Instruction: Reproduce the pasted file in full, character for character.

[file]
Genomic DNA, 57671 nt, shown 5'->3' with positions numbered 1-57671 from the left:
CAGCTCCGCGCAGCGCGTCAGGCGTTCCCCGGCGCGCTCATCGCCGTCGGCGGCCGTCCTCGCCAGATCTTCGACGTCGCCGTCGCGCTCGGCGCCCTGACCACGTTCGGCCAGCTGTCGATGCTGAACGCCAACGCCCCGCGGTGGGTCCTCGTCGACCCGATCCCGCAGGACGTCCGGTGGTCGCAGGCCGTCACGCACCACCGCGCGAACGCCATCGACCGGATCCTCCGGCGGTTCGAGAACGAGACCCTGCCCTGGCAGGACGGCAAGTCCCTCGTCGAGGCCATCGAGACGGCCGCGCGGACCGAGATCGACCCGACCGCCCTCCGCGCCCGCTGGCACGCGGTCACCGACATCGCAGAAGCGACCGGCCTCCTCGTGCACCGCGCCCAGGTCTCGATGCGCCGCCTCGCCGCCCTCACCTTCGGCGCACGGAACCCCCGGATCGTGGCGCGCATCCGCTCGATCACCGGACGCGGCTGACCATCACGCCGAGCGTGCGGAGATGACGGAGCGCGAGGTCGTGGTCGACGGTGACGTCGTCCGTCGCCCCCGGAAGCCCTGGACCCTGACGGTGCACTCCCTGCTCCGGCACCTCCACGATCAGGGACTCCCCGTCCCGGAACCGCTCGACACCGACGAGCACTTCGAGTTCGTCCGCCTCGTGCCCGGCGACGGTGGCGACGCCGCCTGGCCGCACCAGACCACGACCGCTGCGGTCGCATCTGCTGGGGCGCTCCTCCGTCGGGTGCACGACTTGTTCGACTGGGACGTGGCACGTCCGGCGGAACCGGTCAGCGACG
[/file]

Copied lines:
Genomic DNA, 57671 nt, shown 5'->3' with positions numbered 1-57671 from the left:
CAGCTCCGCGCAGCGCGTCAGGCGTTCCCCGGCGCGCTCATCGCCGTCGGCGGCCGTCCTCGCCAGATCTTCGACGTCGCCGTCGCGCTCGGCGCCCTGACCACGTTCGGCCAGCTGTCGATGCTGAACGCCAACGCCCCGCGGTGGGTCCTCGTCGACCCGATCCCGCAGGACGTCCGGTGGTCGCAGGCCGTCACGCACCACCGCGCGAACGCCATCGACCGGATCCTCCGGCGGTTCGAGAACGAGACCCTGCCCTGGCAGGACGGCAAGTCCCTCGTCGAGGCCATCGAGACGGCCGCGCGGACCGAGATCGACCCGACCGCCCTCCGCGCCCGCTGGCACGCGGTCACCGACATCGCAGAAGCGACCGGCCTCCTCGTGCACCGCGCCCAGGTCTCGATGCGCCGCCTCGCCGCCCTCACCTTCGGCGCACGGAACCCCCGGATCGTGGCGCGCATCCGCTCGATCACCGGACGCGGCTGACCATCACGCCGAGCGTGCGGAGATGACGGAGCGCGAGGTCGTGGTCGACGGTGACGTCGTCCGTCGCCCCCGGAAGCCCTGGACCCTGACGGTGCACTCCCTGCTCCGGCACCTCCACGATCAGGGACTCCCCGTCCCGGAACCGCTCGACACCGACGAGCACTTCGAGTTCGTCCGCCTCGTGCCCGGCGACGGTGGCGACGCCGCCTGGCCGCACCAGACCACGACCGCTGCGGTCGCATCTGCTGGGGCGCTCCTCCGTCGGGTGCACGACTTGTTCGACTGGGACGTGGCACGTCCGGCGGAACCGGTCAGCGACG